Brisbanites are discovering what Melbourne has known all along: that hidden laneways are extremely accommodating breeding ground for successful cafés, restaurants and bars. Cue Corbett and Claude, tucked behind and below the heritage-listed Corbett Chambers (also known as Telecommunications House).
Elegant keystone arches offer voyeuristic views into the basement level bar and eatery. Polished concrete flooring, simplistic timber seating and a convivial bar stool arrangement is filled with post-work drinkers and pit-stopping bar-hoppers. It’s a humming crowd kept hydrated by young, enthusiastic leather apron clad staff. Nab a stool or pull up to a communal table, and take your pick of what’s on tap: there’s wine being pulled here (Skuttlebutt’s Sauvignon Blanc and Cabernet Shiraz) as well as beer (Stone & Wood, Green Beacon, Newstead); and then there’s local bottled draught, or Corbett and Claude’s own house lager. Champagne, sparkling and a modest range of boutique spirits line up against a tight wine list, and trademark cocktails arrive in retro style enamel cups.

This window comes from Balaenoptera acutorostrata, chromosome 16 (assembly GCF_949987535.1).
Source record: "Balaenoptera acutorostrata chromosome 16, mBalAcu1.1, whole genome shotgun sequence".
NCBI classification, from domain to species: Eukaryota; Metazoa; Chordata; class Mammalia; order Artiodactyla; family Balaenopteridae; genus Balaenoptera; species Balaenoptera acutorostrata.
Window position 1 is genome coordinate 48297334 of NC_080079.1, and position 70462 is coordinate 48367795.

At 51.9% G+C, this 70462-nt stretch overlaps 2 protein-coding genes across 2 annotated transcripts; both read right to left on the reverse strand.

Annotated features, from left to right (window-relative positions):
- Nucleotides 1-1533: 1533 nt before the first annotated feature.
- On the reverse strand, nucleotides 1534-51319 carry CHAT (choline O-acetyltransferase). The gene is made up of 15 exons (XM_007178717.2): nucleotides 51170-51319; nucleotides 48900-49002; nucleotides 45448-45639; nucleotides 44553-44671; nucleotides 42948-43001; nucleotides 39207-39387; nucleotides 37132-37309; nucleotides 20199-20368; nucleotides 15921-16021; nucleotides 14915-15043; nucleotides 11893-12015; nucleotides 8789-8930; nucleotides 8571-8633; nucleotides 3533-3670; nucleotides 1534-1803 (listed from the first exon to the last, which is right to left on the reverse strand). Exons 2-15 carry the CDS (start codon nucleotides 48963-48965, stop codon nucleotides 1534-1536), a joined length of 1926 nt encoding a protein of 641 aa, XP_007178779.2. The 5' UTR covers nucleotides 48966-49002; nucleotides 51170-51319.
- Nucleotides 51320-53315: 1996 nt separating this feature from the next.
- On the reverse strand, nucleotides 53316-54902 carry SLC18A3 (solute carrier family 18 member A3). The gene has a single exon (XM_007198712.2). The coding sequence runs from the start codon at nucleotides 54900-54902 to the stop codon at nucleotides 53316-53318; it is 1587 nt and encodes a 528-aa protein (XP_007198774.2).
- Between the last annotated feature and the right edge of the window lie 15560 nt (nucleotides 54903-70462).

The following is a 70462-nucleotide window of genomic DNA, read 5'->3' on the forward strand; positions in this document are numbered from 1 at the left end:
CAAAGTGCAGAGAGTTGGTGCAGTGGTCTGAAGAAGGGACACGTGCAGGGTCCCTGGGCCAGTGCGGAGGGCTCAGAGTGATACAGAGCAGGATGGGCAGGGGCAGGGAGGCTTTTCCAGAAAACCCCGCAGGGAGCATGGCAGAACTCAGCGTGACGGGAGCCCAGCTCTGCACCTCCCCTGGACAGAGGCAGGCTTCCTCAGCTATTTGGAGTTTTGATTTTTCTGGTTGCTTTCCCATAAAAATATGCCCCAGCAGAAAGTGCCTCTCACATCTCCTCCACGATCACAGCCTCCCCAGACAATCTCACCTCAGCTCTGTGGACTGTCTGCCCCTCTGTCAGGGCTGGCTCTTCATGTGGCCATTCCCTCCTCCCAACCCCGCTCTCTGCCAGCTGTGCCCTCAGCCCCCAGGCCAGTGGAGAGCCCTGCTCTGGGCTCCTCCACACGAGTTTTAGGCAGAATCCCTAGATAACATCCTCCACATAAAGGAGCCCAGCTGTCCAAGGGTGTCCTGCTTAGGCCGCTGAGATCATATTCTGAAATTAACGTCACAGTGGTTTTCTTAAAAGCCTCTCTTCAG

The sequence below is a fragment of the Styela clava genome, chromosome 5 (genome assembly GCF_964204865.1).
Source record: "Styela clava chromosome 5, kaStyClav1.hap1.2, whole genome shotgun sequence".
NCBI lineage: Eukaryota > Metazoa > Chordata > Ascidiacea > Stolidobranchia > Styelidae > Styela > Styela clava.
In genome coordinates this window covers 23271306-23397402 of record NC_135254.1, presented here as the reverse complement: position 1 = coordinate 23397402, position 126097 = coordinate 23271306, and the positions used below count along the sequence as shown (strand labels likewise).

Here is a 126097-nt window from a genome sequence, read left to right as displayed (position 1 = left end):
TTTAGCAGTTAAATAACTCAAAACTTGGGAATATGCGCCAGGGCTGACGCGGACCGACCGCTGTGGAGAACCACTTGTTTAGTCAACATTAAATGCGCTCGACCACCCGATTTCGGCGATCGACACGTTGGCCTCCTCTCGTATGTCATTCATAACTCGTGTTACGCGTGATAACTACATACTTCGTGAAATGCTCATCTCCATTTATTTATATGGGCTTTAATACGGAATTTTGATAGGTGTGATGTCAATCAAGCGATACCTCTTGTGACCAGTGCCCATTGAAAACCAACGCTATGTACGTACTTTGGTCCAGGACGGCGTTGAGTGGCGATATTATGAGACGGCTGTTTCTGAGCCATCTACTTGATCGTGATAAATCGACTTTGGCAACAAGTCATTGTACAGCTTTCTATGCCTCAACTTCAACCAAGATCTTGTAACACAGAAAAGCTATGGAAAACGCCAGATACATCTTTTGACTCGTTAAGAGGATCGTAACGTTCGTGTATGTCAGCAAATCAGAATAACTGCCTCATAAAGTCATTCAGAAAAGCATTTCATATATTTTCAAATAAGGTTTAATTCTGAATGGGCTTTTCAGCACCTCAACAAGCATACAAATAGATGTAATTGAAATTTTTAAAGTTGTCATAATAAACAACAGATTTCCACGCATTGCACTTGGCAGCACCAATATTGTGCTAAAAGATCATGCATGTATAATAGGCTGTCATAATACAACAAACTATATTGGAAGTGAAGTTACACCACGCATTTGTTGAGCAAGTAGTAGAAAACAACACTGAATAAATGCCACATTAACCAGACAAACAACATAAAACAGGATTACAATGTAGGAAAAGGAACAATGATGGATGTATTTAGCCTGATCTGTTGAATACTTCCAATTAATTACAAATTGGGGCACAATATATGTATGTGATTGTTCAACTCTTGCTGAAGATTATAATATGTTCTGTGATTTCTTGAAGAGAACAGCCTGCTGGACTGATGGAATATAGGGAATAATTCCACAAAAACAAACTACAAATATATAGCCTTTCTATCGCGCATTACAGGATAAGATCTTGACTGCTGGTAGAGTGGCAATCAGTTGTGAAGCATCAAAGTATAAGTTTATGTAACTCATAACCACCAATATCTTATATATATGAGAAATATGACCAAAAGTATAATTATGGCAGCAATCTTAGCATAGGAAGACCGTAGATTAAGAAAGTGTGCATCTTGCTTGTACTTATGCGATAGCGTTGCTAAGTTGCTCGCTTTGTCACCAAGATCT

The kitchen churns out signature pizzas at an eyebrow-raising pace. They’re worth investigation. Thin, crisp bases are light and hold just the right amount of chew, and come capped with non-traditional toppings – crisped chicken bites, grilled prawns or sliced potato, to name a few. Puritans might prefer the super soft meatballs (as good as any Nonna’s) and for grazers, the design-your-own platter does the job nicely – for five bucks an element, it doesn’t break the bank.
Early Brisbane architect William Claude Chambers designed this building back in 1906 as home to the Commercial Travellers Association, a central point for travellers to meet and share food, drink and companionship before continuing their journey. Let the tradition continue.